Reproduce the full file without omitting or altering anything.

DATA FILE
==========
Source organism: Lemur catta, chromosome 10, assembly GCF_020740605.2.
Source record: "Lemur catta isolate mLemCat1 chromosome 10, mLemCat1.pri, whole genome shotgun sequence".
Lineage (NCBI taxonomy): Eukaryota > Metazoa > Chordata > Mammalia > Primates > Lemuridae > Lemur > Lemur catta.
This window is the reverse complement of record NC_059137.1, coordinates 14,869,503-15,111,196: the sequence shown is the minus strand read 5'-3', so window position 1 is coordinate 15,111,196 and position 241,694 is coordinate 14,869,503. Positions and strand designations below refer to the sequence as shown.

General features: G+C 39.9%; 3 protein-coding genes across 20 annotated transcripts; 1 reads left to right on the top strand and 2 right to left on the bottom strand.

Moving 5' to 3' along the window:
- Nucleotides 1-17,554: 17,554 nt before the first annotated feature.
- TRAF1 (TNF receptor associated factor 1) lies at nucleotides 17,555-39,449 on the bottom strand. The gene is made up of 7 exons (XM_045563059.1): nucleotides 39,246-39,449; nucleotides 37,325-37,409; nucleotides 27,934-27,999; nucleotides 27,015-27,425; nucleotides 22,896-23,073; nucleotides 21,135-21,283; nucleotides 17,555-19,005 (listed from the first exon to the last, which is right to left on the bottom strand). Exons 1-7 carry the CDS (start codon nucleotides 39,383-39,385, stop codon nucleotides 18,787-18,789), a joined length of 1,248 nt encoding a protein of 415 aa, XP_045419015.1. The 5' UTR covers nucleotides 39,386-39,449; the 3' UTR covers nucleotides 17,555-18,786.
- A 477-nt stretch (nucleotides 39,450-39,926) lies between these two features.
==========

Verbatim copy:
Source organism: Lemur catta, chromosome 10, assembly GCF_020740605.2.
Source record: "Lemur catta isolate mLemCat1 chromosome 10, mLemCat1.pri, whole genome shotgun sequence".
Lineage (NCBI taxonomy): Eukaryota > Metazoa > Chordata > Mammalia > Primates > Lemuridae > Lemur > Lemur catta.
This window is the reverse complement of record NC_059137.1, coordinates 14,869,503-15,111,196: the sequence shown is the minus strand read 5'-3', so window position 1 is coordinate 15,111,196 and position 241,694 is coordinate 14,869,503. Positions and strand designations below refer to the sequence as shown.

General features: G+C 39.9%; 3 protein-coding genes across 20 annotated transcripts; 1 reads left to right on the top strand and 2 right to left on the bottom strand.

Moving 5' to 3' along the window:
- Nucleotides 1-17,554: 17,554 nt before the first annotated feature.
- TRAF1 (TNF receptor associated factor 1) lies at nucleotides 17,555-39,449 on the bottom strand. The gene is made up of 7 exons (XM_045563059.1): nucleotides 39,246-39,449; nucleotides 37,325-37,409; nucleotides 27,934-27,999; nucleotides 27,015-27,425; nucleotides 22,896-23,073; nucleotides 21,135-21,283; nucleotides 17,555-19,005 (listed from the first exon to the last, which is right to left on the bottom strand). Exons 1-7 carry the CDS (start codon nucleotides 39,383-39,385, stop codon nucleotides 18,787-18,789), a joined length of 1,248 nt encoding a protein of 415 aa, XP_045419015.1. The 5' UTR covers nucleotides 39,386-39,449; the 3' UTR covers nucleotides 17,555-18,786.
- A 477-nt stretch (nucleotides 39,450-39,926) lies between these two features.